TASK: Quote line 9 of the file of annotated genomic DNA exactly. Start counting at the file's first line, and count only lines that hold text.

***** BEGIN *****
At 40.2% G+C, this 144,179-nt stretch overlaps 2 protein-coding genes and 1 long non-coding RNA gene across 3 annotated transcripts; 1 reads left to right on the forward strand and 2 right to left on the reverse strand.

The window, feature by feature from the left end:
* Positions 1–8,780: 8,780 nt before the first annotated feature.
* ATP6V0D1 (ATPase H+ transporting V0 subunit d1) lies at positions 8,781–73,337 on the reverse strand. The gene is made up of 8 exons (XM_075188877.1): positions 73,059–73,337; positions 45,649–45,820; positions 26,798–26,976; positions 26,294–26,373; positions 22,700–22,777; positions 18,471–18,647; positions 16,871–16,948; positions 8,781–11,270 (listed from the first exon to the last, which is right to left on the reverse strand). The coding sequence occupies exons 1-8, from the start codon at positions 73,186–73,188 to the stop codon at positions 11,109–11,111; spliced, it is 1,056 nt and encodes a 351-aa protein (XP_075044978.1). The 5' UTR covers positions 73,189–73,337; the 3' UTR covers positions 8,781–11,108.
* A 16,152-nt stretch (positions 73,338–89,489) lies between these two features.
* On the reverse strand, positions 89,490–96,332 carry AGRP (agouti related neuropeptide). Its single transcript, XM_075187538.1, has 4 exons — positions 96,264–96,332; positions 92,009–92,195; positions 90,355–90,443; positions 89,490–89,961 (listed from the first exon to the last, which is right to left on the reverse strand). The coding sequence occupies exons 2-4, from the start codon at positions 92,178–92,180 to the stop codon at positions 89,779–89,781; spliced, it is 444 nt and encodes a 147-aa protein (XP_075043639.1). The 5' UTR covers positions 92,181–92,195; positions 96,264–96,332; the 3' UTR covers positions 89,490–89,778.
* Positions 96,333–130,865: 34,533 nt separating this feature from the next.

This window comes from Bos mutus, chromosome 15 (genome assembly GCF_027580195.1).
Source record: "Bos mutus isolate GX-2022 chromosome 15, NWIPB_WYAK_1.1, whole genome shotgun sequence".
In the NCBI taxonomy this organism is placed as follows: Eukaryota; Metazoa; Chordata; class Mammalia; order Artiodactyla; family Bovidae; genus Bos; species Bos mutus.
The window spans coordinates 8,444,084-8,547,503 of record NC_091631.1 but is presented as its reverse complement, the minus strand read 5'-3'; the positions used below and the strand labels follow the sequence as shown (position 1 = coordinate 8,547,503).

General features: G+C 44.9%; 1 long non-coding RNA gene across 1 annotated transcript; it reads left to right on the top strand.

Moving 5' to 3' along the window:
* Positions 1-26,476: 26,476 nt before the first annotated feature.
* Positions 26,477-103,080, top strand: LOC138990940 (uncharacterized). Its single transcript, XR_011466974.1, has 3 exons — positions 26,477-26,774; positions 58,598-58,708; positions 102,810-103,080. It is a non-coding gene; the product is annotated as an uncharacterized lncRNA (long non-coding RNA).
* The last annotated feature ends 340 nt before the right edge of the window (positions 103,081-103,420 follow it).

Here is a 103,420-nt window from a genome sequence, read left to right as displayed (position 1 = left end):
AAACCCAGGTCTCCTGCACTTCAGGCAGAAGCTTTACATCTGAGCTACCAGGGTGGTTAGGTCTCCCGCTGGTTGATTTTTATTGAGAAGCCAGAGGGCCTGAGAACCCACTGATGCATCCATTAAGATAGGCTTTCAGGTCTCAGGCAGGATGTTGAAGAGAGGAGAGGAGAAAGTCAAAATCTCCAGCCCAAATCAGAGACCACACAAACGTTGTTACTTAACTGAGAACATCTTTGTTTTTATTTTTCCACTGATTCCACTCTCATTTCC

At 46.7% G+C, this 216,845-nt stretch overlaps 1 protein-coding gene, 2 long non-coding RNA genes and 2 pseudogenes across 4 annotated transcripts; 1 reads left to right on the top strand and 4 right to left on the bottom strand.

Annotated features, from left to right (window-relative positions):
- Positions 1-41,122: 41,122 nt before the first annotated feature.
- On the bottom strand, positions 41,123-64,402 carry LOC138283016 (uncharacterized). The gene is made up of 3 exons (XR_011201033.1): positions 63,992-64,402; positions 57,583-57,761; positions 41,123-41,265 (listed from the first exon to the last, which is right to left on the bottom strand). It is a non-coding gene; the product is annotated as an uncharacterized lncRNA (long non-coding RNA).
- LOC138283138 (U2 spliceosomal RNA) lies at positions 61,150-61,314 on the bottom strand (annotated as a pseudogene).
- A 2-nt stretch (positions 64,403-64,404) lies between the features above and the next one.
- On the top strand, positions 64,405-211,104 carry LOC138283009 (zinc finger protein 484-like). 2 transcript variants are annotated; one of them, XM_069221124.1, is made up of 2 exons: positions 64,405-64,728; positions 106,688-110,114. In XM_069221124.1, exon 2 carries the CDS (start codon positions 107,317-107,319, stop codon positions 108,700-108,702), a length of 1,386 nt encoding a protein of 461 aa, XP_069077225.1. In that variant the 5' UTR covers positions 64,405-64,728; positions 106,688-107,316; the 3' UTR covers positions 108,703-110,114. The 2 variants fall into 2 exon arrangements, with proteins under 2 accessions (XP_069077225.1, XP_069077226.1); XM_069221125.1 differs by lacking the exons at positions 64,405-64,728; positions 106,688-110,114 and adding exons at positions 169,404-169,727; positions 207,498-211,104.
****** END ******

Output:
Source record: "Bos mutus isolate GX-2022 chromosome 15, NWIPB_WYAK_1.1, whole genome shotgun sequence".